Understanding How Beef Cattle Prices Are Established
Beef Cattle Marketing
A Country Boy's
research into Beef Cattle Marketing leads to a better understanding of how Beef Cattle Prices are
established. Most of the information is directed towards commercial cattle producers but is equally important for
the Seedstock Producer. I believe we can all improve our Beef Cattle Marketing by doing a study of and the
understanding of human behavior.
Cattle prices are determined by how much beef
people choose to buy and sell in the market place. If people want to buy more beef than is available in the
marketing channel, then the price of beef is bid up rationing the beef among buyers. If producers need to
sell more beef than people are willing to buy, then the price of beef will be forced downward to move the
A lot of cattle producers seem to believe all you have to know or do in
the cattle industry to make a profit is to buy low and sell high but believe me the beef industry is more
than just the buying and selling cattle. Beef producers add value to their products at each stage in the
marketing channel. Cow-calf producers sell a product called a calf. What they are really selling is not
the calf but output from the cow and bull and the grass, grain, labor, management and capital used to produce
this product called a "calf". Stocker operators buy 300 to 500 pound calves from the cow- calf segment of the
industry and put an additional 300 to 400 pounds on them, thus increasing their value to the market
place. Feedlots buy the stocker cattle, feed grain to fatten and then sell them at about 1100 to 1300
pounds to the packer. The packer slaughters the animal and breaks the carcass into wholesale cuts for the
retailer who in turn sells the beef cuts to the final consumer. Each level within the marketing channel takes
the product from the preceding level, modifies it adding value to the product at each subsequent stage.
Marketing is then the cattleman’s way of obtaining dollars for the value he adds to the
product he produces. After combining the resources he has available to produce the calf, he receives value
for the animal by selling it. Failure to successfully market the animal is a waste of his time and the money
that he invested in the production phase. Marketing can improve the situation or it can ruin it.
Most producers are good production people, and they dislike the hassle
associated with marketing almost as much as keeping records. The fact remains that both record keeping
and marketing provide a viable means to increase producer profits. It is often the difficult things in
business that make the most money. In beef cattle production, survival depends on a producer being
above average in production, marketing, and financial management.
Beef Production And The Marketing System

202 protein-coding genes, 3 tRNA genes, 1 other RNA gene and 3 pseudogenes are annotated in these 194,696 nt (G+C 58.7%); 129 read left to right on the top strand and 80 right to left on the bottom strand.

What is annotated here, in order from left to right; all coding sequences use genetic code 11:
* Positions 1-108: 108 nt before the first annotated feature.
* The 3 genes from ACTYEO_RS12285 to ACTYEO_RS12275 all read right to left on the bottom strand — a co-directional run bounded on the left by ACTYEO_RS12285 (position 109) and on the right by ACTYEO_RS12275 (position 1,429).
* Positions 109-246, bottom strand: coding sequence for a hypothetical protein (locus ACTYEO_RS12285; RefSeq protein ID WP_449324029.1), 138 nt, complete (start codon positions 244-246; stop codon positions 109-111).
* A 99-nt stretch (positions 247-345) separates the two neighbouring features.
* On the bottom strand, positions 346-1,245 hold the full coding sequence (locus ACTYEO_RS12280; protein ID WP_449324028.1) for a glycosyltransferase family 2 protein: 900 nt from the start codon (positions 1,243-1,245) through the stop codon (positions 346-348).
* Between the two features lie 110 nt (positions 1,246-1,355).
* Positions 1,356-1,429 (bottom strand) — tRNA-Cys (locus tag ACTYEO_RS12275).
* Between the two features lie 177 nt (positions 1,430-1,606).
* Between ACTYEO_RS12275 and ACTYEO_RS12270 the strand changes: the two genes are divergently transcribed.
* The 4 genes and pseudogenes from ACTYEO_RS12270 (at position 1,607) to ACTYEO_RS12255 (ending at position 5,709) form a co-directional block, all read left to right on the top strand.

The U.S. beef production and marketing system consists of production levels and marketing
components. Production levels include the cow-calf, stocker, feeder, slaughter-packer, retailer and consumer.
This is the physical route the calf takes from the producer to the final consumer. The marketing components
include the cash and the futures market. This is the economic route the calf takes from producer
through the marketing channel to the retail level for final sale.
Each production level buys or invests in additional production inputs
adding value to the animal. The animal is then sold to the next level in the production system or
ownership is retained, where more value is added. This process is repeated until products are finally sold to
the consumer at the retail level. It takes time to learn the beef production system and how the product moves
through the various levels. Production inputs include physical items like cows, bulls, stockers, feeders,
slaughter cattle, carcasses, etc.
It does take a little time to learn the marketing system and how to market beef.
Marketing inputs are made up of both information and knowledge. Marketing information to the producer
comes in the form of cash prices, futures prices, price outlook, and the supply/demand situation. A
producer must know what marketing alternatives are available to him, how to use each alternative, and how to
interpret market signals.
The cow-calf producer is the starting point for the beef production and
marketing process. The producer invests in land, animals, feed and other inputs to develop his
product--the calf. Typically, the cow- calf producer will wean the calf at a weight near 400 pounds or
higher. For the spring calving herd, this weaning period is sometime in the fall of the year.
Some cow-calf producers retain ownership of the calves from birth through
the stocker phase of the production process and even some maintain ownership through the feedlot. These
producers evaluate the profit potential at each production level before deciding to keep their cattle through
the next production phase. When their profit objective is reached they sell the cattle. Retained
ownership allows the producer the flexibility to reject the market price today in hope of obtaining a better
price at a later date. This market alternative can be successful if the cattleman can minimize the costs of growing
the animals during the extended ownership period. Also implied in this retained ownership decision is
the cattleman’s hope that the market does not turn against him.